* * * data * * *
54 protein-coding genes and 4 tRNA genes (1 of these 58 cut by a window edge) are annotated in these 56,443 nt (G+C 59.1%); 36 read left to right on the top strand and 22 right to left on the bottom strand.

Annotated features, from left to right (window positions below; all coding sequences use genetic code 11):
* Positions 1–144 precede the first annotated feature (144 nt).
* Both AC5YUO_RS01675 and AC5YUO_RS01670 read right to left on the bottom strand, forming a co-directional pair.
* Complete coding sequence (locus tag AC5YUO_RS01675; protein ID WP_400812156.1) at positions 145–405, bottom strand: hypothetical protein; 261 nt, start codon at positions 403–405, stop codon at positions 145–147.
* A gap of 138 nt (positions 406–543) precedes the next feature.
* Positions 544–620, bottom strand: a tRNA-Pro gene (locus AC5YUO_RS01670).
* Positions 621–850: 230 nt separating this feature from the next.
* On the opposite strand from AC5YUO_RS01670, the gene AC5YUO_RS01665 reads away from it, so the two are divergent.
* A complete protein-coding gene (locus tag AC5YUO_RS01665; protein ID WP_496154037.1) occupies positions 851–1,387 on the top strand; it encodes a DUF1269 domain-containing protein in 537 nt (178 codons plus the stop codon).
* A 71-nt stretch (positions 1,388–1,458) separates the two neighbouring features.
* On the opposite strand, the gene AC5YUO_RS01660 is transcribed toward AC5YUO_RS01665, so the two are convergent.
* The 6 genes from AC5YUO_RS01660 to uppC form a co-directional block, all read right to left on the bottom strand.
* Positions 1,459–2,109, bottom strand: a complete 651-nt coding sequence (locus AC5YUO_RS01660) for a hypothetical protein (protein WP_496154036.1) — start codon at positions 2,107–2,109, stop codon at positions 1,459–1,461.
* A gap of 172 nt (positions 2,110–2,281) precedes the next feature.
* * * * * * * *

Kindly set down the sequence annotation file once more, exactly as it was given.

54 protein-coding genes and 4 tRNA genes (1 of these 58 cut by a window edge) are annotated in these 56,443 nt (G+C 59.1%); 36 read left to right on the top strand and 22 right to left on the bottom strand.

Annotated features, from left to right (window positions below; all coding sequences use genetic code 11):
* Positions 1–144 precede the first annotated feature (144 nt).
* Both AC5YUO_RS01675 and AC5YUO_RS01670 read right to left on the bottom strand, forming a co-directional pair.
* Complete coding sequence (locus tag AC5YUO_RS01675; protein ID WP_400812156.1) at positions 145–405, bottom strand: hypothetical protein; 261 nt, start codon at positions 403–405, stop codon at positions 145–147.
* A gap of 138 nt (positions 406–543) precedes the next feature.
* Positions 544–620, bottom strand: a tRNA-Pro gene (locus AC5YUO_RS01670).
* Positions 621–850: 230 nt separating this feature from the next.
* On the opposite strand from AC5YUO_RS01670, the gene AC5YUO_RS01665 reads away from it, so the two are divergent.
* A complete protein-coding gene (locus tag AC5YUO_RS01665; protein ID WP_496154037.1) occupies positions 851–1,387 on the top strand; it encodes a DUF1269 domain-containing protein in 537 nt (178 codons plus the stop codon).
* A 71-nt stretch (positions 1,388–1,458) separates the two neighbouring features.
* On the opposite strand, the gene AC5YUO_RS01660 is transcribed toward AC5YUO_RS01665, so the two are convergent.
* The 6 genes from AC5YUO_RS01660 to uppC form a co-directional block, all read right to left on the bottom strand.
* Positions 1,459–2,109, bottom strand: a complete 651-nt coding sequence (locus AC5YUO_RS01660) for a hypothetical protein (protein WP_496154036.1) — start codon at positions 2,107–2,109, stop codon at positions 1,459–1,461.
* A gap of 172 nt (positions 2,110–2,281) precedes the next feature.